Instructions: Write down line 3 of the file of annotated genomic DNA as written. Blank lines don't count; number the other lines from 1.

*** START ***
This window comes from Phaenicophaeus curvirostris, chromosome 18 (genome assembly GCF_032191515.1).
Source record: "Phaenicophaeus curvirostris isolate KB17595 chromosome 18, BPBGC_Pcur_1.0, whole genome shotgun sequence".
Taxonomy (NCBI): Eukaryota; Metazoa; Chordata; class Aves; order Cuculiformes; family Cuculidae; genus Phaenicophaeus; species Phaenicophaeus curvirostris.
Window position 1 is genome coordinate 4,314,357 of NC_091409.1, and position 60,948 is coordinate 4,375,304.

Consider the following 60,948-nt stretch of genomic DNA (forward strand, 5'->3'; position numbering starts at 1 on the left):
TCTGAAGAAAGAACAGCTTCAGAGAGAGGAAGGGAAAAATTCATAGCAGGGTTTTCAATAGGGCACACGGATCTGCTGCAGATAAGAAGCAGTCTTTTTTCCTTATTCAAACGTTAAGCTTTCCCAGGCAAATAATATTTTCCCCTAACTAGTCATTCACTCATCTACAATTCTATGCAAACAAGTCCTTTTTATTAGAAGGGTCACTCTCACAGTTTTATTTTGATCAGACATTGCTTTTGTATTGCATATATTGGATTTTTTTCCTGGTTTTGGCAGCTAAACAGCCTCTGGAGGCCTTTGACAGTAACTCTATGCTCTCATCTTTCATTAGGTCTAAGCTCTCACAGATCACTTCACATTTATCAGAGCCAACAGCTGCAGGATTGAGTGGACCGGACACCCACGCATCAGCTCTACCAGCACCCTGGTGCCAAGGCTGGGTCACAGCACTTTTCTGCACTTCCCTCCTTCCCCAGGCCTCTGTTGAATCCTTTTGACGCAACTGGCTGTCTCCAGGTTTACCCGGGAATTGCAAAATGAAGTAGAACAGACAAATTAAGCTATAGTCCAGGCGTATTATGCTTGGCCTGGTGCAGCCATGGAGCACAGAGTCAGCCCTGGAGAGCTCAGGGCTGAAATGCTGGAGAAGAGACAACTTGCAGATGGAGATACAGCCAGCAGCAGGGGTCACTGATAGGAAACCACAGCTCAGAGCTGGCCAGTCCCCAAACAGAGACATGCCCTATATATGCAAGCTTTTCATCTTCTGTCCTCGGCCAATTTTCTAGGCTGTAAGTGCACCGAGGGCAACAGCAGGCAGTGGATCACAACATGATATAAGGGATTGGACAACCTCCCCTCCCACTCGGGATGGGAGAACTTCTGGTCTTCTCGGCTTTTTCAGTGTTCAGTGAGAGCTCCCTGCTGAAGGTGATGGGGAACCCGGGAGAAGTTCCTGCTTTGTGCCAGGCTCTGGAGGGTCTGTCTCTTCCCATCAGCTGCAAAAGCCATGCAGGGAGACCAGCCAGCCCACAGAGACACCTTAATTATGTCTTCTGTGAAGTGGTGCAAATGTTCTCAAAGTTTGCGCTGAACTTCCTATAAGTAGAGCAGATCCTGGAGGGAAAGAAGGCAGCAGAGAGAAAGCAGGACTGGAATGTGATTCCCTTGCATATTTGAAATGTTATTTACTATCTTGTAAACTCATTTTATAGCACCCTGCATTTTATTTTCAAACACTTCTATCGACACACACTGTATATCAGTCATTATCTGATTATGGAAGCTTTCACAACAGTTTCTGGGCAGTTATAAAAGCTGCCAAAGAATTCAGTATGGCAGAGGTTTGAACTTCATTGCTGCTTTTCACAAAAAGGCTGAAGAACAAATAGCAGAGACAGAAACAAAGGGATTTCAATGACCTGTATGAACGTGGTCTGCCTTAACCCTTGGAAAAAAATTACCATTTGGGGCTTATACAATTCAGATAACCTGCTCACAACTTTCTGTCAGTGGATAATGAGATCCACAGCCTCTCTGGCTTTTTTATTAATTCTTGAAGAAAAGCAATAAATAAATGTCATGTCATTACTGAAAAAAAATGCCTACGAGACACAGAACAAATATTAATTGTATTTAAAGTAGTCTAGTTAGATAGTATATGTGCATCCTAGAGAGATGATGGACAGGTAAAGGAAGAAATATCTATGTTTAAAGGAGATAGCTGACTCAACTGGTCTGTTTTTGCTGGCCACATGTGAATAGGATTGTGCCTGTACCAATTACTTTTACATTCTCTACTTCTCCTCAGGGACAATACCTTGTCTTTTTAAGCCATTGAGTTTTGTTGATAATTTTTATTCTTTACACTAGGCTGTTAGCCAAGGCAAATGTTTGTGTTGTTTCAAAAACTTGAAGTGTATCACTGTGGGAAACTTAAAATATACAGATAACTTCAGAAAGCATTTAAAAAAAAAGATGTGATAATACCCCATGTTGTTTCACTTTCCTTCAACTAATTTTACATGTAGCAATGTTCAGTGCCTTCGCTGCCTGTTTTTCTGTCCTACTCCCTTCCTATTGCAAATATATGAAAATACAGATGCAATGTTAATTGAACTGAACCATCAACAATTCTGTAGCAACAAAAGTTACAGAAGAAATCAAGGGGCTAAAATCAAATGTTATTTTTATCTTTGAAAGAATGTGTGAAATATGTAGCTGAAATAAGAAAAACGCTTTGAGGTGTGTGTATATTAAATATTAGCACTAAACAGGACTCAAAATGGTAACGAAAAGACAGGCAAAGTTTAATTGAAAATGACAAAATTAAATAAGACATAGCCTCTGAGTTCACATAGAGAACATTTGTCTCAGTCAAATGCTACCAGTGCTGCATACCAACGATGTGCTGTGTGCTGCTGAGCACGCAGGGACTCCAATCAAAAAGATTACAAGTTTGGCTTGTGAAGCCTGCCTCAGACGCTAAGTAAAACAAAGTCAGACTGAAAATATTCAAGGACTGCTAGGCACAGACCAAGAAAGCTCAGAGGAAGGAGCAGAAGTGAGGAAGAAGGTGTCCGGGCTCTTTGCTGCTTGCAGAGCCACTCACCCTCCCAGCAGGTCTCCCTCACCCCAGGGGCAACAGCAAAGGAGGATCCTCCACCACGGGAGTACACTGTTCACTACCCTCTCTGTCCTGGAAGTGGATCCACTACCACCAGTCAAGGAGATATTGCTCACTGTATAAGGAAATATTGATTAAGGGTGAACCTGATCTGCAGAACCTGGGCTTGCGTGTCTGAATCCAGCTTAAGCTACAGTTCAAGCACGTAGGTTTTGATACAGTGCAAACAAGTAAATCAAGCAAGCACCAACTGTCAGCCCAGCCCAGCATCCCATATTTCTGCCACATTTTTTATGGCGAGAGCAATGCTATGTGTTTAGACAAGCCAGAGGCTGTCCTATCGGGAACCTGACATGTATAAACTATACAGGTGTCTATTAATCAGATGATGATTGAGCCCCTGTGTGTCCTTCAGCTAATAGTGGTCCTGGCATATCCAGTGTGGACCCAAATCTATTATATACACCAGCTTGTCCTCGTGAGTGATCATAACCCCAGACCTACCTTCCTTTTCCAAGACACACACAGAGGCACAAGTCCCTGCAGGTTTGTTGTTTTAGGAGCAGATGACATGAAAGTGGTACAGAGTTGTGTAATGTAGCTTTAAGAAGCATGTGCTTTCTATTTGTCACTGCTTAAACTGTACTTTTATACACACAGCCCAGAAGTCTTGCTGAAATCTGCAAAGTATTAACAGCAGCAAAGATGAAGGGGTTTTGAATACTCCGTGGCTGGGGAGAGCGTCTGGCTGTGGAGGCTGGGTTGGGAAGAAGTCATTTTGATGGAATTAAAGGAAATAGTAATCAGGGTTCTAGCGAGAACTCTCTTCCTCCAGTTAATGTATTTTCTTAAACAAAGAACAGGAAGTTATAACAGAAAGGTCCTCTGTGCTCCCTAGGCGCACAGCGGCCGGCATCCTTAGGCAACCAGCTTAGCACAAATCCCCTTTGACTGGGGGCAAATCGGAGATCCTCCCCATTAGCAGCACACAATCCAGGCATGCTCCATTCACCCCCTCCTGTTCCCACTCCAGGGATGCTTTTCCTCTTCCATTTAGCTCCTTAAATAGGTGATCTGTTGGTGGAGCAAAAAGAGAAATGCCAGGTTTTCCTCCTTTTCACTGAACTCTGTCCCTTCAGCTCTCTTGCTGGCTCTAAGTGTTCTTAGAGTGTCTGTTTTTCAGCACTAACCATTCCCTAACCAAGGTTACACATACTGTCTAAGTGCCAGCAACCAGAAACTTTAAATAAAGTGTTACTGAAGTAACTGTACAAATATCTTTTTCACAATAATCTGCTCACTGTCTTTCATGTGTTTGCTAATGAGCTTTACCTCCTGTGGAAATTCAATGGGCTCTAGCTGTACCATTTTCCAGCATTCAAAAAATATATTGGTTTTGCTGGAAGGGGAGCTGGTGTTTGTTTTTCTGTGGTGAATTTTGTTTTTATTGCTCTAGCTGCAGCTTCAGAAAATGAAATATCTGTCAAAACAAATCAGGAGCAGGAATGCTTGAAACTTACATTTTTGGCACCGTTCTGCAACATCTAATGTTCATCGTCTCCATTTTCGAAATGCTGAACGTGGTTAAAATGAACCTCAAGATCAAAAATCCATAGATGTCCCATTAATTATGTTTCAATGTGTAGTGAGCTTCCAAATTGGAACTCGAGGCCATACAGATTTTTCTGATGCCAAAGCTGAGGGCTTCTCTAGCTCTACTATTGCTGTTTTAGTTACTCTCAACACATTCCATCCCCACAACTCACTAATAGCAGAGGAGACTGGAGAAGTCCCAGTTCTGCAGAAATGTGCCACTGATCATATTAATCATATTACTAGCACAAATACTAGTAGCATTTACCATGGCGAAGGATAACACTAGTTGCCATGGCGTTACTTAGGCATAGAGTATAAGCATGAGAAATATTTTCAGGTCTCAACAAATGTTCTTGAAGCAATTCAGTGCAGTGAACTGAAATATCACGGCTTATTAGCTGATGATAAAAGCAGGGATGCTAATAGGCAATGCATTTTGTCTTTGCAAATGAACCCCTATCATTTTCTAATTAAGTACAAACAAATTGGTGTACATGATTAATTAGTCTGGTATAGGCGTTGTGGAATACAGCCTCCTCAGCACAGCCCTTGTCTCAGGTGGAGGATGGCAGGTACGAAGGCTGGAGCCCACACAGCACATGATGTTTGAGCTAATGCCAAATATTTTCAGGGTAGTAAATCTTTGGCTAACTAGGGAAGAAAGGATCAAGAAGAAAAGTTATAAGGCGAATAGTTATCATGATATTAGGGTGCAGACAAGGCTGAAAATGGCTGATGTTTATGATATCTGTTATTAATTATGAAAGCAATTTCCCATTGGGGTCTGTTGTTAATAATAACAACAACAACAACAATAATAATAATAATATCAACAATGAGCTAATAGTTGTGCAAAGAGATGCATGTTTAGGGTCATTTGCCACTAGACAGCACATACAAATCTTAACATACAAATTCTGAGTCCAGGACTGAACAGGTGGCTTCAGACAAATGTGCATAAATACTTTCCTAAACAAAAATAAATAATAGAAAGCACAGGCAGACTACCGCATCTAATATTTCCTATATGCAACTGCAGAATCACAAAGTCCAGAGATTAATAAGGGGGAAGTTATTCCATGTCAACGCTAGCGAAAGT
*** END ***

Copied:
Taxonomy (NCBI): Eukaryota; Metazoa; Chordata; class Aves; order Cuculiformes; family Cuculidae; genus Phaenicophaeus; species Phaenicophaeus curvirostris.